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Hoosick Falls blood test results show need for similar tests in Newburgh


Photo: Daniel Case via CC

Contact: Cliff Weathers, Communications Director
(914) 478-4501, ext. 239; [email protected]

Ossining, NY — Riverkeeper, New York’s clean water advocate, has issued a statement regarding the extremely high levels of Perfluorooctanoic acid (PFOA) found in the blood of Hoosick Falls, NY residents who drank from the tainted municipal water supply. The residents of Hoosick Falls have, on average, tested to have more than 30 times the national level of in their blood, according to New York State Department of Health data obtained by the Politico NY news service.

Meanwhile in the City of Newburgh, NY, 120 miles south of Hoosick Falls, residents have yet to be tested for a similar toxin, Perfluorooctanesulfonic acid (PFOS), although its city manager, Michael Ciaravino had written to the Department of Health requesting blood tests for its residents whose drinking water supply has been tainted with this chemical.

Both chemicals have been linked to a number of serious health problems, including cancer, thyroid problems and high cholesterol.

“Riverkeeper, the City of Newburgh and many others have called for blood tests of Newburgh residents, and the Hoosick data shows what many have feared about these toxics — too many folks have high exposure levels,” said Dan Shapley, Riverkeeper’s Water Quality Program Manager. “In Newburgh, the high levels of PFOS found in the drinking water reservoir for almost 30,000 people, now requires the state to begin testing these residents, too.”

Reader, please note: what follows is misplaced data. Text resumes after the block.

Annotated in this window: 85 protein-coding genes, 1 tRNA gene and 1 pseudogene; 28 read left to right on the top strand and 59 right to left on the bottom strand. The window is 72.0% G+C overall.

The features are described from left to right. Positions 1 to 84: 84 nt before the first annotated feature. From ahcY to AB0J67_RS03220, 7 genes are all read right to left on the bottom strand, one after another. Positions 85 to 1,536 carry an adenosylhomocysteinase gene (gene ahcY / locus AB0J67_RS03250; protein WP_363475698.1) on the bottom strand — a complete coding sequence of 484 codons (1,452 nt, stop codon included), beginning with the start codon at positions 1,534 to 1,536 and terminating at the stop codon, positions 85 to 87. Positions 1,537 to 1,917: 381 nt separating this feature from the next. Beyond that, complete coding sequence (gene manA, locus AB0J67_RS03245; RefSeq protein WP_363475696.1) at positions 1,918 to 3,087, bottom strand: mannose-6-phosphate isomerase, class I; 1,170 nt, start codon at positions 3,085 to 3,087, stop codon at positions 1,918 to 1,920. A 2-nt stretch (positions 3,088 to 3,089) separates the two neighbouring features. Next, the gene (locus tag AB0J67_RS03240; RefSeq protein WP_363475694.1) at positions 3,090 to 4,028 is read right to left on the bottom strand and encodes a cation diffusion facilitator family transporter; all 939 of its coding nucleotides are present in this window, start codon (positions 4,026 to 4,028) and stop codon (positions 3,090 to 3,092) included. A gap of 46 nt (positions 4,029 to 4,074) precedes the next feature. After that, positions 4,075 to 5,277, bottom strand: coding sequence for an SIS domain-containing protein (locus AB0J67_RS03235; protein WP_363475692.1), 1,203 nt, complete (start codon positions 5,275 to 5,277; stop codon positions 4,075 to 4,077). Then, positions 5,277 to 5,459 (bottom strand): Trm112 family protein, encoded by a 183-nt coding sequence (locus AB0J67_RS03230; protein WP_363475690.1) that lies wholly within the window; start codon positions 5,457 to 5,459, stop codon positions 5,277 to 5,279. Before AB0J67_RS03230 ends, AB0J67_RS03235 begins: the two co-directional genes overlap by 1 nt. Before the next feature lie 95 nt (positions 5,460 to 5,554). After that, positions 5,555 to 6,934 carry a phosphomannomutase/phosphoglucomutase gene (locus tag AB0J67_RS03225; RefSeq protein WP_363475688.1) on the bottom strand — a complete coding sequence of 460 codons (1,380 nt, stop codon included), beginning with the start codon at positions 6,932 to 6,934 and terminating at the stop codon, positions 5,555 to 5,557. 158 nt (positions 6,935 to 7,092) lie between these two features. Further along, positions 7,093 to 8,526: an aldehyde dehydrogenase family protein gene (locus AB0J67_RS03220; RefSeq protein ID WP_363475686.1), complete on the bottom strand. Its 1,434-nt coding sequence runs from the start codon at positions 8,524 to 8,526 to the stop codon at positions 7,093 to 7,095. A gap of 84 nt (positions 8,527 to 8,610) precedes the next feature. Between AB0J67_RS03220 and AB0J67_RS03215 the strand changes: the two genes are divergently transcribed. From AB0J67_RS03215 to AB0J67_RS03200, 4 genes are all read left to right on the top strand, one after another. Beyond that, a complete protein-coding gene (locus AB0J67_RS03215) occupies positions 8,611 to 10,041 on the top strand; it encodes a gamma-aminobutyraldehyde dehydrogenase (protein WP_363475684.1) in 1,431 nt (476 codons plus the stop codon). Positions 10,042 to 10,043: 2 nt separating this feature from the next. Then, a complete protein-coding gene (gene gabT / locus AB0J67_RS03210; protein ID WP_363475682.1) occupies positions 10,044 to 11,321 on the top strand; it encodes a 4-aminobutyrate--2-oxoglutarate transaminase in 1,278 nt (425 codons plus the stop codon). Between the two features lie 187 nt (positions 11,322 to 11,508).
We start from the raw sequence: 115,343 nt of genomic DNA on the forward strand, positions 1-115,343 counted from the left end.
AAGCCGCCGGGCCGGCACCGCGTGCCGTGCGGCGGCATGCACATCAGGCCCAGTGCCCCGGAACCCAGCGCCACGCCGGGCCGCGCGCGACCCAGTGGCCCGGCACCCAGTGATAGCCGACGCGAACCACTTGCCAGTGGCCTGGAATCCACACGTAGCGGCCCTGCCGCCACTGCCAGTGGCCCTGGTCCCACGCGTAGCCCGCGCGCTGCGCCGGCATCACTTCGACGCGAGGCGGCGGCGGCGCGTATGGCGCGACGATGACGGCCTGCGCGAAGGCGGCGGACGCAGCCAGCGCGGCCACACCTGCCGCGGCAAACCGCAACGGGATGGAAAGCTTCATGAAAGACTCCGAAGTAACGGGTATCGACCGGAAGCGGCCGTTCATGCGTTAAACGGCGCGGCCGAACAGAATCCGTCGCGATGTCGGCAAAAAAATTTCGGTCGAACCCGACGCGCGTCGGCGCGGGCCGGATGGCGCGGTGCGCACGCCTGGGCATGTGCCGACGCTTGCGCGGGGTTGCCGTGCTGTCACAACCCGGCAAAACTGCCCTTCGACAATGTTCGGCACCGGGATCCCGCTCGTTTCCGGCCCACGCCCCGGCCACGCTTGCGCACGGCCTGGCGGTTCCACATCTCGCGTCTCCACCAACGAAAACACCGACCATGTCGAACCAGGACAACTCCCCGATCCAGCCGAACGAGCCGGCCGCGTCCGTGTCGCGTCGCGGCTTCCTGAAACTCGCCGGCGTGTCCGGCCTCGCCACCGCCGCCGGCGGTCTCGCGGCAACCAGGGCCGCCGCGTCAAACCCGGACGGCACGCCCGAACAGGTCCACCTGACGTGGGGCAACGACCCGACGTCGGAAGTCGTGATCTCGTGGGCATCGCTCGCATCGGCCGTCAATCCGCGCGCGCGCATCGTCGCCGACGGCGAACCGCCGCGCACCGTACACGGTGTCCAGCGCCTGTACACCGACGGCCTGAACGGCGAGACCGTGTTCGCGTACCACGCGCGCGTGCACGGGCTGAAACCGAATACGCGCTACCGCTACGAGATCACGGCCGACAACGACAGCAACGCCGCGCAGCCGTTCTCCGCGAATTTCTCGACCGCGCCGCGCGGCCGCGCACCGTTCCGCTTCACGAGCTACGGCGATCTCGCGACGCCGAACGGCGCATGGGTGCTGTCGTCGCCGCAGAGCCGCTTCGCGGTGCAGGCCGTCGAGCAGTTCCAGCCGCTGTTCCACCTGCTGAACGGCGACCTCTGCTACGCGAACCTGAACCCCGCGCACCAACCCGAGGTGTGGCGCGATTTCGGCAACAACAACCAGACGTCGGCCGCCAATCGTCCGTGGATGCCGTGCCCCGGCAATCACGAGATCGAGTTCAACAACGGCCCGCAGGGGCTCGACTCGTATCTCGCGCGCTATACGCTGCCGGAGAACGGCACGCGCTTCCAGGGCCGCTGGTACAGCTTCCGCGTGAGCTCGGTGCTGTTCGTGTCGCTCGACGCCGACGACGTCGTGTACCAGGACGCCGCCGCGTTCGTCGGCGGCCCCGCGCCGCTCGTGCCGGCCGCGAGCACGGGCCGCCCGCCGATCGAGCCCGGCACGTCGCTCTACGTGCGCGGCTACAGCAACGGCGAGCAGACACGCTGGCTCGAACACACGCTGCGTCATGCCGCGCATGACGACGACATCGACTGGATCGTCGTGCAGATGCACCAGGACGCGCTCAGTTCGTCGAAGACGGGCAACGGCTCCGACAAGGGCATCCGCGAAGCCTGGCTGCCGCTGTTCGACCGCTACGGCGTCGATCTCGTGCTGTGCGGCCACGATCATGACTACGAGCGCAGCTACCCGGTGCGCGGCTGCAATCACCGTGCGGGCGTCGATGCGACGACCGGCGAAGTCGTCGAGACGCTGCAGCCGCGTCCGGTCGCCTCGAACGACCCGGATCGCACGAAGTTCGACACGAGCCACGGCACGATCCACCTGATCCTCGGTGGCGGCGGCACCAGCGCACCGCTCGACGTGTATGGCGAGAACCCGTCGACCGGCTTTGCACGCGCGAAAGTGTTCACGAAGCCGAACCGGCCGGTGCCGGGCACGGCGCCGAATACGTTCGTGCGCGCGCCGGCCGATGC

“The science has spoken in Hoosick Falls,” says John Parker, Riverkeeper’s Director of Legal Programs. “We now need to get results about the extent of the exposure for Newburgh, and move forward with strategies both to remediate the site that is the source of these chemicals, and to protect the city’s drinking water supply from future threats.”


About Riverkeeper: Riverkeeper is a member-supported watchdog organization dedicated to defending the Hudson River and its tributaries and protecting the drinking water supply of nine million New York City and Hudson Valley residents. Since its beginnings as the Hudson River Fishermen’s Association 50 years ago, Riverkeeper has helped to establish globally recognized standards for waterway and watershed protection and serves as the model and mentor for the growing Waterkeeper movement that includes over 290 Keeper programs across the country and around the globe.